“But I always knew that I wanted to play football in college because this is my true love.”
Ragaini’s true love will take him to Ames on Saturday where he will get his first real taste of the rivalry between Iowa and Iowa State. Ragaini appeared in three games last season as a true freshman, but he didn't play in the Iowa State game
He also knew nothing about the rivalry when he enrolled at Iowa, but now more than a year later, Ragaini is fully aware of what’s at stake on Saturday.
“I never really heard of it when I was back home because I’m from Connecticut, so far away,” Ragaini said. “You hear about the Midwest, but being here, I know how serious everybody takes it and how much of a big rivalry game it is.
“We all have respect for Iowa State and their coaching staff and their players. So we know they’re going to give their all and we’re planning on doing the same.”
Ragaini is among six Iowa receivers who have at least four catches after two games.
Iowa quarterback Nate Stanley also threw three touchdown passes in each of the first two games without throwing an interception.
Ragaini was asked on Tuesday why the passing game is working so well.
“I think everyone just trusts each other,” Ragaini said. “Stanley trusts us to get open and we trust him to make the right read and our line is doing such a great job blocking for Stanley, so it’s not one person on our team making every single catch. You can see that everybody is getting some love, which is awesome for all of us. They can’t double-team anyone really. So I think that’s what we have going for us.”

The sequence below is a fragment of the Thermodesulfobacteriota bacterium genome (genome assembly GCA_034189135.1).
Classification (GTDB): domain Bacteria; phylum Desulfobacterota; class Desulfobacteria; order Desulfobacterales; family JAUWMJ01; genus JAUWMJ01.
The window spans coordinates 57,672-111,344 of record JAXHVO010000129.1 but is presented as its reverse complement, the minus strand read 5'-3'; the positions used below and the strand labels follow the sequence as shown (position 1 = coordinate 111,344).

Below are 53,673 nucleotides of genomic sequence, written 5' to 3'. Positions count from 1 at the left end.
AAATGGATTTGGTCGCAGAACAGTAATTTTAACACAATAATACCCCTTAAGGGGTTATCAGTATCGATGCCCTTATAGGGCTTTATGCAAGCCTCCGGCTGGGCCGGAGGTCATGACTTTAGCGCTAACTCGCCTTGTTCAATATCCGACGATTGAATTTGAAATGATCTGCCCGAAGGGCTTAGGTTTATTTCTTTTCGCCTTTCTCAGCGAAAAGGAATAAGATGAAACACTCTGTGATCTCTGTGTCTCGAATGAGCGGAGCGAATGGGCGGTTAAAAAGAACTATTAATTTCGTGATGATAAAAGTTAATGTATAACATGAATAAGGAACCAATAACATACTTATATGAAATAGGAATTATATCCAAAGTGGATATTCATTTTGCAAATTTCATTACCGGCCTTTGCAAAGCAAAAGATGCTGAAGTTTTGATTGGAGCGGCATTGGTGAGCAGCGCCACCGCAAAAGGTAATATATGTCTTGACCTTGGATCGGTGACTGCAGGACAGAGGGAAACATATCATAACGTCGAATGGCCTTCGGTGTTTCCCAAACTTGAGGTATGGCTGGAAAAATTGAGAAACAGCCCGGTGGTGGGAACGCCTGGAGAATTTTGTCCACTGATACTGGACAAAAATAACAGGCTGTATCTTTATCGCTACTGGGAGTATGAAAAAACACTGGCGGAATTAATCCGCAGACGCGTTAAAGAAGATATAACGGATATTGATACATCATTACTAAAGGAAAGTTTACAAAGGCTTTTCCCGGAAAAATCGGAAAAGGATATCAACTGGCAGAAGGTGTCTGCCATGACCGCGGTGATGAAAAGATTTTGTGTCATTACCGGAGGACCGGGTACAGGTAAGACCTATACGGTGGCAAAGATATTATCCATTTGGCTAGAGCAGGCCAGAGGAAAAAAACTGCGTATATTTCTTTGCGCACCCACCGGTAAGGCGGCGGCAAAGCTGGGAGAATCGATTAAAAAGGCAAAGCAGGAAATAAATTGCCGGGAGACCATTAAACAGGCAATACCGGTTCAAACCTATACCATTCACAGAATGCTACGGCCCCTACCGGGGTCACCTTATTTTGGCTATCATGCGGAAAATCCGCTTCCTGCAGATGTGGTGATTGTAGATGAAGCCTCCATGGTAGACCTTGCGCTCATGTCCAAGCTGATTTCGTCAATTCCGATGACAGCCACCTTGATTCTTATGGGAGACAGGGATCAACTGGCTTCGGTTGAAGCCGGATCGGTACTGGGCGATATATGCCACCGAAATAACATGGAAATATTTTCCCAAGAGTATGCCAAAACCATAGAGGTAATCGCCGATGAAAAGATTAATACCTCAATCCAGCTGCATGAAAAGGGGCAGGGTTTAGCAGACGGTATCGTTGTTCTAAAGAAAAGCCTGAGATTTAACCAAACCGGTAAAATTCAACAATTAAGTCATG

The Iowa coaches showed their trust in Ragaini by making him the team’s top punt returner.
But as Ragaini learned this past Saturday, it isn’t easy.
He struggled to figure out Rutgers punter Adam Korsack, who punted 10 times for a 47.6 average during Iowa’s 30-0 victory at Kinnick Stadium. Seven of Korsack’s punted landed inside the 20-yard line, and three landed inside the 5-yard line.
“He was really good,” Ragaini said. “He was punting the ball all over the place. I was trying to get to the ball.
“One of them I remember barely stayed in bounds and rolled all the way to the one. He really made me work and I’m learning from it. I’ve got to do better, and hopefully, this week I’ll be able to field the punts better.”
Ragaini isn’t about to let one shaky performance keep him down.
“It was my second game last week, so I’m not putting too much hardship on myself,” he said. “I’m just trying to learn from the experience and get better as the year goes on.”
Ragaini suffered through some growing pains last Saturday, and now he has to learn for it.
“Yeah, hopefully, it will help Nico,” Kirk Ferentz said. “That's about as tough as it gets. A new punt returner, it showed a little bit on Saturday. Hopefully, those experiences will better enable him to be a little bit better moving forward.”
Ragaini has a valuable resource and consultant in Iowa punter Michael Sleep-Dalton, who also performed well against Rutgers, punting six times for a 48.3 average.
Ragaini often turns to the 26-year old Sleep-Dalton for advice on how to read opposing punters.
“He’s always trying to talk to me as the game is going on and let me know what he thinks, which I love because he’s such a great punter, too,” Ragaini said of Sleep-Dalton, who came to Iowa this summer as a graduate transfer from Arizona State. “So definitely, I talk to him all the time about how to read the punts and what a punter is thinking and he knows what the punter is thinking as well so that definitely helps.”
Ragaini relishes the chance to make a big play on special teams, especially in a rivalry game.
“If you can make one of those plays that definitely would help out in a big rivalry game like this one,” he said.